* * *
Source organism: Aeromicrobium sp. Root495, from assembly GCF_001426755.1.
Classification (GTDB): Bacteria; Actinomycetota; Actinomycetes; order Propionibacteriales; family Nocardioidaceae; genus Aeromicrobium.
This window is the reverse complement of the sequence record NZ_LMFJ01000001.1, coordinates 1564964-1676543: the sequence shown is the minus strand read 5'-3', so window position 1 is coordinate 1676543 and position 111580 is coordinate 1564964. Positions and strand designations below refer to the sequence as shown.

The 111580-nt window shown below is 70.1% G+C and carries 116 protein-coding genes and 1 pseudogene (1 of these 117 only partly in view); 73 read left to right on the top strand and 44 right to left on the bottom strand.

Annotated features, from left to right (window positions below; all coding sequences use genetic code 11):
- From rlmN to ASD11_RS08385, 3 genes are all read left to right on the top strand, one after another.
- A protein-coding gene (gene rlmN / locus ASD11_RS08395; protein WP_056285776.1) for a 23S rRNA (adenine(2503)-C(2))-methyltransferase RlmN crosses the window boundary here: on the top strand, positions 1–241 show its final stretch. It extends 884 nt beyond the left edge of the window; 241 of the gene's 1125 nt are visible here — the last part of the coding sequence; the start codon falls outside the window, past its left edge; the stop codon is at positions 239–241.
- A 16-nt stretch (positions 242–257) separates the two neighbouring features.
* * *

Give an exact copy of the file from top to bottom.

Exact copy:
Source organism: Aeromicrobium sp. Root495, from assembly GCF_001426755.1.
Classification (GTDB): Bacteria; Actinomycetota; Actinomycetes; order Propionibacteriales; family Nocardioidaceae; genus Aeromicrobium.
This window is the reverse complement of the sequence record NZ_LMFJ01000001.1, coordinates 1564964-1676543: the sequence shown is the minus strand read 5'-3', so window position 1 is coordinate 1676543 and position 111580 is coordinate 1564964. Positions and strand designations below refer to the sequence as shown.

The 111580-nt window shown below is 70.1% G+C and carries 116 protein-coding genes and 1 pseudogene (1 of these 117 only partly in view); 73 read left to right on the top strand and 44 right to left on the bottom strand.

Annotated features, from left to right (window positions below; all coding sequences use genetic code 11):
- From rlmN to ASD11_RS08385, 3 genes are all read left to right on the top strand, one after another.
- A protein-coding gene (gene rlmN / locus ASD11_RS08395; protein WP_056285776.1) for a 23S rRNA (adenine(2503)-C(2))-methyltransferase RlmN crosses the window boundary here: on the top strand, positions 1–241 show its final stretch. It extends 884 nt beyond the left edge of the window; 241 of the gene's 1125 nt are visible here — the last part of the coding sequence; the start codon falls outside the window, past its left edge; the stop codon is at positions 239–241.
- A 16-nt stretch (positions 242–257) separates the two neighbouring features.